At a high-level breakfast event on the Post-2015 Agenda in New York this morning attended by the Office of the Secretary-General’s Envoy on Youth, Save the Children presented its new report “Getting to Zero: How we can be the generation that ends poverty.”
In light of the current discussions on how to take the post-2015 development framework forward, the organizers reminded participants that an end to extreme poverty is within our reach. They propose a number of ‘zero goals’ which aim to finish the job that the Millennium Development Goals (MDGs) started. Key to achieving these include addressing income inequality and improving governance.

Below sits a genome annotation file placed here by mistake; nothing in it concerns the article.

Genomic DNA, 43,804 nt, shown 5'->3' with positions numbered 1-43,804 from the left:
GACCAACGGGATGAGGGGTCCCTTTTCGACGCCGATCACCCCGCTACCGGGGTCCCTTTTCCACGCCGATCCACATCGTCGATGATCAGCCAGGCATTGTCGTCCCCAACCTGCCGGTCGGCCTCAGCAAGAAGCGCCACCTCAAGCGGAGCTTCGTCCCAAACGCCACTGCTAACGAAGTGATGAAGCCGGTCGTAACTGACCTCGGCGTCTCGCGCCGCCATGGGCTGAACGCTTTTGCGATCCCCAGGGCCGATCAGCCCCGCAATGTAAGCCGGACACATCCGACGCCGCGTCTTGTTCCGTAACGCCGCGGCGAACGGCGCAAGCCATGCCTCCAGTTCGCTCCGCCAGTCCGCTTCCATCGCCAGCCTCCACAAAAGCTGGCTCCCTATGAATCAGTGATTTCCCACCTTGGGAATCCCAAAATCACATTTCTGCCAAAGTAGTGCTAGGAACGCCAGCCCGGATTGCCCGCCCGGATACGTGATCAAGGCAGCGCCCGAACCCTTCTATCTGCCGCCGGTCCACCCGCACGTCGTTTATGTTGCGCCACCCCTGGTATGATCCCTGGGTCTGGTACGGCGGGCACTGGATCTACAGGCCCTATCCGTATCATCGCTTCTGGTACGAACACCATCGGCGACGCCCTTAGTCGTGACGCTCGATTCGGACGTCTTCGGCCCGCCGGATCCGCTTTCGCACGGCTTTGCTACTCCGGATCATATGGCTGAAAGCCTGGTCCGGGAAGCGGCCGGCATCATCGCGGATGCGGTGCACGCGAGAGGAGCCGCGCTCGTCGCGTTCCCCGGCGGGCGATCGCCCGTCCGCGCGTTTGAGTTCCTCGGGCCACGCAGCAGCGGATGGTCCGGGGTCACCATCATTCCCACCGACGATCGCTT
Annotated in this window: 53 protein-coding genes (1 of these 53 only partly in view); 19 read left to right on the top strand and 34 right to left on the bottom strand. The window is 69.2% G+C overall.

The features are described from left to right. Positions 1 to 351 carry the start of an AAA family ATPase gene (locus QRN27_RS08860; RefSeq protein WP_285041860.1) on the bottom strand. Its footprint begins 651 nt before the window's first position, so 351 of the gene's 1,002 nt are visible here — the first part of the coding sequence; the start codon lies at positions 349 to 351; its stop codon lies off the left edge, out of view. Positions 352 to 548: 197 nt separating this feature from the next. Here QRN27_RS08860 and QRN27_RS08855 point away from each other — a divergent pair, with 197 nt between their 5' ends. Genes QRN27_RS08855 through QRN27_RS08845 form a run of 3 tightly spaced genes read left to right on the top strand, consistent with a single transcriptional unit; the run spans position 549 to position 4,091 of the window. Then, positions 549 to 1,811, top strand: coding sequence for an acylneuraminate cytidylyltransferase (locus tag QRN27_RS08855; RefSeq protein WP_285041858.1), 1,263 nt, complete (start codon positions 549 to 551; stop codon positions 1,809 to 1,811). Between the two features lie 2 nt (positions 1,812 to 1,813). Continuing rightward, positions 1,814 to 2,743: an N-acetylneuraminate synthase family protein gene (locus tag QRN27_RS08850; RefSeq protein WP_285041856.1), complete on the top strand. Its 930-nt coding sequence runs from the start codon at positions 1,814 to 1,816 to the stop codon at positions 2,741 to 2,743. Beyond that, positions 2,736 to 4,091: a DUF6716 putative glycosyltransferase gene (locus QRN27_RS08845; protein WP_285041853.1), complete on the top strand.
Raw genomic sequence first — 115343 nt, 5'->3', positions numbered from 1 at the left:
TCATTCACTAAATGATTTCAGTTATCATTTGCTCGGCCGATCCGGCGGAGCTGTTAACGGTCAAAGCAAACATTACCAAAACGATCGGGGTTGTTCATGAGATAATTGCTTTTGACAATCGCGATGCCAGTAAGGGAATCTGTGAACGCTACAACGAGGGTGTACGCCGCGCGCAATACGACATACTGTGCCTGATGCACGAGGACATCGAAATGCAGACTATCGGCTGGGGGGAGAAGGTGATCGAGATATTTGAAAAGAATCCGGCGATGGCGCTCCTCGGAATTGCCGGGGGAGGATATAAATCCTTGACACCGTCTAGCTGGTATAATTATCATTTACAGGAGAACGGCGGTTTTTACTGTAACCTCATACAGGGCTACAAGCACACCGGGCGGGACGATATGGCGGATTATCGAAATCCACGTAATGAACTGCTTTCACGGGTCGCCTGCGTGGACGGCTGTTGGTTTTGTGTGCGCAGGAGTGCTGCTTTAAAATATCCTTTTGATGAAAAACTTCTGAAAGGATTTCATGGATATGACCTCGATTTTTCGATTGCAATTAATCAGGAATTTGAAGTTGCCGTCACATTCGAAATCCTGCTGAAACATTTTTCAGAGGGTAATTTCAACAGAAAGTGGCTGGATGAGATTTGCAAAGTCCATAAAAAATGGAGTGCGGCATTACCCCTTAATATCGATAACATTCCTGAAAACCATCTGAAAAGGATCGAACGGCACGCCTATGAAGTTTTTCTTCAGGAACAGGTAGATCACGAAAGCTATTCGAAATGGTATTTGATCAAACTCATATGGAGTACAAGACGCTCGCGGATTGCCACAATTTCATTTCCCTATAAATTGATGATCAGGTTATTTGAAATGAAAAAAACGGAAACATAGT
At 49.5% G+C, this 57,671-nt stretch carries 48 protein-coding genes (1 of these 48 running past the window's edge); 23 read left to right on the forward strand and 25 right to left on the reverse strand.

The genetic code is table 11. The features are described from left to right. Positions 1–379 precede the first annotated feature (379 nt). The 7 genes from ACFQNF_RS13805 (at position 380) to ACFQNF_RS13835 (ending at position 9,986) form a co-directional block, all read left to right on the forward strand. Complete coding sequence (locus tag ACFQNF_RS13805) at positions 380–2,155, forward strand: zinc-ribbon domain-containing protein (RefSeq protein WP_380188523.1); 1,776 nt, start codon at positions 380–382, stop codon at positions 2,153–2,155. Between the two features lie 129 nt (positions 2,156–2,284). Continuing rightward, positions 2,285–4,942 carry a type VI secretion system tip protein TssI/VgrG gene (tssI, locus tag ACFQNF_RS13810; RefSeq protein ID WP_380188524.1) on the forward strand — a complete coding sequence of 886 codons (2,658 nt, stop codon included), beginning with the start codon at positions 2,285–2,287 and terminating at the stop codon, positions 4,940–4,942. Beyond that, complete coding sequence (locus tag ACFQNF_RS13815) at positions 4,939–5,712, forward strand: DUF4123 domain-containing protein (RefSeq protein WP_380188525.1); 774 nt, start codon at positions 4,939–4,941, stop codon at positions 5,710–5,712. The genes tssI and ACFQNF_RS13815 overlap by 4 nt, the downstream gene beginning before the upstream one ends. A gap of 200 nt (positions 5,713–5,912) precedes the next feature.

The aim of the research presented in the report was to project future rates of change for several dimensions of poverty, and to see whether zero goals could realistically be achieved under ‘business as usual’ trajectories. If not, might macro-level improvements in the distribution of income and quality of governance help to bend the curve towards zero?
Results suggest that if current trends in both areas continue, we are highly unlikely to see the achievement of zero goals by 2030, even with strong economic growth. If income inequality is reduced and governance improved, however, global child mortality rates could be brought down to 20 per 1,000 live births (from 67 in 1990), and 98 percent of children who start primary school reach the final grade. Numbers could be even further improved with the scaling up of poverty reduction programmes.